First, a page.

In jazz, you often hear talk about how there are no more Miles Davises or John Coltranes.
Such talk misses the point, for people who formulate questions like this usually would not recognize the answer if it was in front of them. It would be presumptuous of me to declare anyone the next great player, for only time decides these questions. But this week we are mourning a jazz innovator—tenor saxophonist David S. Ware, who died from complications of a kidney transplant at age 62—and whose provocative body of work will continue to be listened to by those with ears to here for some time to come.
Ware situated himself in the jazz avant-garde tradition, meaning he was influenced by Coltrane and Albert Ayler—but perhaps paradoxically he was a protégé of the great tenor-sax bopmaster Sonny Rollins, who took the then-teenage Ware under his wings.
While he held a solid footing in jazz tradition and technique, Ware charted a course as an iconoclast from the beginning, generating a body of work that is striking in its originality, strength, tenderness, modernity, and inevitability.
Ware is best know for a quartet he assembled in 1989 that included myself on piano, William Parker on bass, and four different drummers during its 16-year run. His sound translated into many worlds, and Ware recorded with the quartet for Sony-Columbia jazz (Miles Davis’s label), blue-chip European and Japanese jazz labels, avant-garde label AUM Fidelity, and alternative-rock labels Homestead Records and Thirsty Ear.
Gary Giddins, perhaps the world’s most preeminent jazz critic, wrote in The Village Voice in 2001:
“Let’s be bold: The David S. Ware Quartet is the best small band in jazz today ... Every time I see Ware’s group or return to the records, it flushes the competition from memory.”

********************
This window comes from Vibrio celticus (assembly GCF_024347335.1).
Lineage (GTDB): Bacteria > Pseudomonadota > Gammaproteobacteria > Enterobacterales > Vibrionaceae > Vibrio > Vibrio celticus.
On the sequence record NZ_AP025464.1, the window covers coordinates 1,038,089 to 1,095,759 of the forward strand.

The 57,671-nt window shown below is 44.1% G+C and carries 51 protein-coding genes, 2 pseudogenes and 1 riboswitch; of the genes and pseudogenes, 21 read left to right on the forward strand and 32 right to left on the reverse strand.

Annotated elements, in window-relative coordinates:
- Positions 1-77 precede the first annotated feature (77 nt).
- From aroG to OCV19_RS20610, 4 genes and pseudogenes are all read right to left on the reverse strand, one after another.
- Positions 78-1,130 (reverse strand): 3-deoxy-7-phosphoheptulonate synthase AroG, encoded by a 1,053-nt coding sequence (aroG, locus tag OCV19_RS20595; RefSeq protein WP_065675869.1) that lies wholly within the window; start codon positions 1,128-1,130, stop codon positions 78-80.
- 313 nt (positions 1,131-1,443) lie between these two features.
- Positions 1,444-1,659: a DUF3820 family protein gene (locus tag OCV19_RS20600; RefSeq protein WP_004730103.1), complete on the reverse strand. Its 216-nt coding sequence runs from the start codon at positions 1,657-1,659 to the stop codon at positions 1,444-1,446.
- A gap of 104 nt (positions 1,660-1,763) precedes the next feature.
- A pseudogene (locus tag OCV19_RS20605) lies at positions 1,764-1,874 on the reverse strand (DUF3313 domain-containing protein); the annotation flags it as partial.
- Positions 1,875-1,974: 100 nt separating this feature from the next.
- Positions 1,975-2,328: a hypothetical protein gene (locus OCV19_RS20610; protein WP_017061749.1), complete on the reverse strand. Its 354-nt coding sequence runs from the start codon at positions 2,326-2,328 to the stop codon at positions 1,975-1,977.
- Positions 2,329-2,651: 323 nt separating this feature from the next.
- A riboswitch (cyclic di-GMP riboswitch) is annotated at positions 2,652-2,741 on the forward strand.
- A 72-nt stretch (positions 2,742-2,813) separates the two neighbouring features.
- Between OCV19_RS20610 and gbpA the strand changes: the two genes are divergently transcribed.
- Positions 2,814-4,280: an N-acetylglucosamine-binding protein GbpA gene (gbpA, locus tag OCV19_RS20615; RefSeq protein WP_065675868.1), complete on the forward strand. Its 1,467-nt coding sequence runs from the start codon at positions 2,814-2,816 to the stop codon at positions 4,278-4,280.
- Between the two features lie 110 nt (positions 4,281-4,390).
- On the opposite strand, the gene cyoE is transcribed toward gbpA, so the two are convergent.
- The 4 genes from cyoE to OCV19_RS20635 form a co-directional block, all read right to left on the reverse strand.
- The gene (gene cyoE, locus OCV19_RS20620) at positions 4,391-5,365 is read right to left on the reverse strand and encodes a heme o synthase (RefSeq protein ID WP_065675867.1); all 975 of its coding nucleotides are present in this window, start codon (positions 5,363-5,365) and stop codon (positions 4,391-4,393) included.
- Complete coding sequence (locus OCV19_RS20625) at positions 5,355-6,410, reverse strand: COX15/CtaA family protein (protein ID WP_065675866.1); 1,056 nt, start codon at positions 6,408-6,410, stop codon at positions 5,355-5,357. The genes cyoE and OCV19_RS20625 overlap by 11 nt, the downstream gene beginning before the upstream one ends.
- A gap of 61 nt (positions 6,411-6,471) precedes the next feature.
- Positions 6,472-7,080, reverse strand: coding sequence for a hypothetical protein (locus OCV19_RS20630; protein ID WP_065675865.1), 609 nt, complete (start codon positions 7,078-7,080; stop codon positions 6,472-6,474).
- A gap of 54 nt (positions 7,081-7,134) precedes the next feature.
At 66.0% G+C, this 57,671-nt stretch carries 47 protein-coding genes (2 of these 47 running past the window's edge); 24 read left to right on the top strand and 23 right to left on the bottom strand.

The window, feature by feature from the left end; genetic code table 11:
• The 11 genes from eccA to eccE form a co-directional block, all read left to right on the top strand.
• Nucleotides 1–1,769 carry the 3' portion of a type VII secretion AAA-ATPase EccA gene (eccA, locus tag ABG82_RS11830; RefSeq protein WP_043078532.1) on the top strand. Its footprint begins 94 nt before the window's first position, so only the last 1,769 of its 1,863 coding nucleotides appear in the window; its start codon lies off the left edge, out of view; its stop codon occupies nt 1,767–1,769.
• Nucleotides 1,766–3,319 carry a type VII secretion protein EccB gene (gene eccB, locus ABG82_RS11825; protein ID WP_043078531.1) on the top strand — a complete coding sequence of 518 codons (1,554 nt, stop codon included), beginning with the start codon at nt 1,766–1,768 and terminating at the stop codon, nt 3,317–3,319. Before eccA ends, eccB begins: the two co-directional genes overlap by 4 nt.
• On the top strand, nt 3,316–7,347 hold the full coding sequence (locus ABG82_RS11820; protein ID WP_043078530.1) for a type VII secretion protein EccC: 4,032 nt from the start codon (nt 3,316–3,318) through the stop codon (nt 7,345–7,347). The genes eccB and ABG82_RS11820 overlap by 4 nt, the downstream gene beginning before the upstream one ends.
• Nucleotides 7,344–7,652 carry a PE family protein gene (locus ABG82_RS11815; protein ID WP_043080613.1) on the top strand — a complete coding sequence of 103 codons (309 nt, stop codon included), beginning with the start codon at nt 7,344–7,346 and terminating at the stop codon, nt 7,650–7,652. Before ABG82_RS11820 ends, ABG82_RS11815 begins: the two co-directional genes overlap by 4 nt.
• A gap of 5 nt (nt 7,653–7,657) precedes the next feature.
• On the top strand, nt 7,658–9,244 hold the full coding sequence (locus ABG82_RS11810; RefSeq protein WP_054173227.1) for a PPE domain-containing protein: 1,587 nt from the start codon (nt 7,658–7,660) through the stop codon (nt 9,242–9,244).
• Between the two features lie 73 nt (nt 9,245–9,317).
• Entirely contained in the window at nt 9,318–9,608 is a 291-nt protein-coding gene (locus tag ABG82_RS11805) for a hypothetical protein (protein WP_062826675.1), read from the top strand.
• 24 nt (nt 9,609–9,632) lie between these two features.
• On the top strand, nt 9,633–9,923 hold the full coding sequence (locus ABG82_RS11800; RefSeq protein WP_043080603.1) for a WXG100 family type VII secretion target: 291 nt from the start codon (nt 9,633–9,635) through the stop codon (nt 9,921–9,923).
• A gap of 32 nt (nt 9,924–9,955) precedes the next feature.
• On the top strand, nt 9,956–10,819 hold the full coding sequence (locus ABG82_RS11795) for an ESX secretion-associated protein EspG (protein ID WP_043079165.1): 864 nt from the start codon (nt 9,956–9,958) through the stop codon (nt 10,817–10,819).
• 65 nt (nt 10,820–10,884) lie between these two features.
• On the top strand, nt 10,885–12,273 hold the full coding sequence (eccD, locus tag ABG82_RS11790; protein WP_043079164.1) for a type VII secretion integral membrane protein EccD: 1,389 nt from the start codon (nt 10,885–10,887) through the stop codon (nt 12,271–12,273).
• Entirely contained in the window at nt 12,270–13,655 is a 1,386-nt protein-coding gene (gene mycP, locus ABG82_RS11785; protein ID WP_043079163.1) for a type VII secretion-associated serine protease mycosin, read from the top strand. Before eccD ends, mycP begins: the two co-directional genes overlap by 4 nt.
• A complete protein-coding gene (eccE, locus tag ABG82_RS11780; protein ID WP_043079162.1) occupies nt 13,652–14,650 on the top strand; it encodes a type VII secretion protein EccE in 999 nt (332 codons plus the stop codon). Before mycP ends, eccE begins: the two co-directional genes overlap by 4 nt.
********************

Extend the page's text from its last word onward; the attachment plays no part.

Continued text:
Strong words from a critic who has a reputation to maintain, especially keeping in mind that David was ignored by lots of people in the jazz world back then. He never even placed in the polls of jazz magazines at his height and only started to gain notice in them after he had a kidney transplant.
But at the height of the Ware quartet, we had generated a whole culture around the quartet and indie-rock youth felt it. We were signed to a slew of alternative-rock labels as a jazz act. The kids felt how the lyricism of the music and the energy related—something that jazz critics and even some players back then had trouble reconciling.
David has left behind a comprehensive body of work that touches on jazz past, present, and future—he understood the whole tenor and jazz tradition, but brought his own voice to it, and to our quartet. Some have compared our unit to the classic Coltrane quartet, but the members of our group all brought something to the table that only someone playing now could bring—resulting in a gestalt that is of its time and does not look back. When free jazz seemed like a spent force, he brought something new—and greatly beautiful—to it.
Ware stubbornly stuck to his artistic vision from the beginning to the end, through bad times—he drove a cab for years and turned down many viable commercial opportunities while he was formulating his quartet—good times, and health issues.
As I wrote elsewhere about Ware:
“David was a man of tremendous paradox, which added to his mystery: a peace-loving pacifist who had a love for and collection of firearms. He loved cars and speeding in cars. He had a tremendous sense of humor, but was so focused on who he was in the music—what his vision was—one of the most austere artists I've ever known. He never had any doubt about who he was and what he should be doing in the music, and he traveled a straight line with no confusion to his equation. I think of David as a great iconoclast in the tradition of other iconoclasts like Sun Ra, Thelonious Monk or anyone who pursues a personal vision to the end.”
So Ware leaves this earth a victor. In a world where conformity is prevalent and privilege from the beginning is usually what guarantees success, he managed to change the history of jazz through authenticity and substance.